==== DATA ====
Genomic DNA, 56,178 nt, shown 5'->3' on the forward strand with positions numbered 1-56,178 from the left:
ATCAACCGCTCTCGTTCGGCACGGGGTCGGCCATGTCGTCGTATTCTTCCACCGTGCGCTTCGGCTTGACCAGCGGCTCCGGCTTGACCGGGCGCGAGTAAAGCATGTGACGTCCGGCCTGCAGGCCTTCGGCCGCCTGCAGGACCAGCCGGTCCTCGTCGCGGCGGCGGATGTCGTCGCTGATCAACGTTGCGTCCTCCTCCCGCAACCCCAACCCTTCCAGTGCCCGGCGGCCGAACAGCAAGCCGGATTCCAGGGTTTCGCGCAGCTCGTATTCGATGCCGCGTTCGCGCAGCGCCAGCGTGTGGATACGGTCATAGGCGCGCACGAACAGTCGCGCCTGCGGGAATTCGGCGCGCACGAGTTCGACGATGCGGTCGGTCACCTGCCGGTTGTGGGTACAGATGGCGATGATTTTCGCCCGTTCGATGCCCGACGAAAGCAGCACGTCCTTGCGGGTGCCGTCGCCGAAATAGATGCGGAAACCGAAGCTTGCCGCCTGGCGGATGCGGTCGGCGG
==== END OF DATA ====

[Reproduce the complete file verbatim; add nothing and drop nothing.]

Genomic DNA, 56,178 nt, shown 5'->3' on the forward strand with positions numbered 1-56,178 from the left:
ATCAACCGCTCTCGTTCGGCACGGGGTCGGCCATGTCGTCGTATTCTTCCACCGTGCGCTTCGGCTTGACCAGCGGCTCCGGCTTGACCGGGCGCGAGTAAAGCATGTGACGTCCGGCCTGCAGGCCTTCGGCCGCCTGCAGGACCAGCCGGTCCTCGTCGCGGCGGCGGATGTCGTCGCTGATCAACGTTGCGTCCTCCTCCCGCAACCCCAACCCTTCCAGTGCCCGGCGGCCGAACAGCAAGCCGGATTCCAGGGTTTCGCGCAGCTCGTATTCGATGCCGCGTTCGCGCAGCGCCAGCGTGTGGATACGGTCATAGGCGCGCACGAACAGTCGCGCCTGCGGGAATTCGGCGCGCACGAGTTCGACGATGCGGTCGGTCACCTGCCGGTTGTGGGTACAGATGGCGATGATTTTCGCCCGTTCGATGCCCGACGAAAGCAGCACGTCCTTGCGGGTGCCGTCGCCGAAATAGATGCGGAAACCGAAGCTTGCCGCCTGGCGGATGCGGTCGGCGG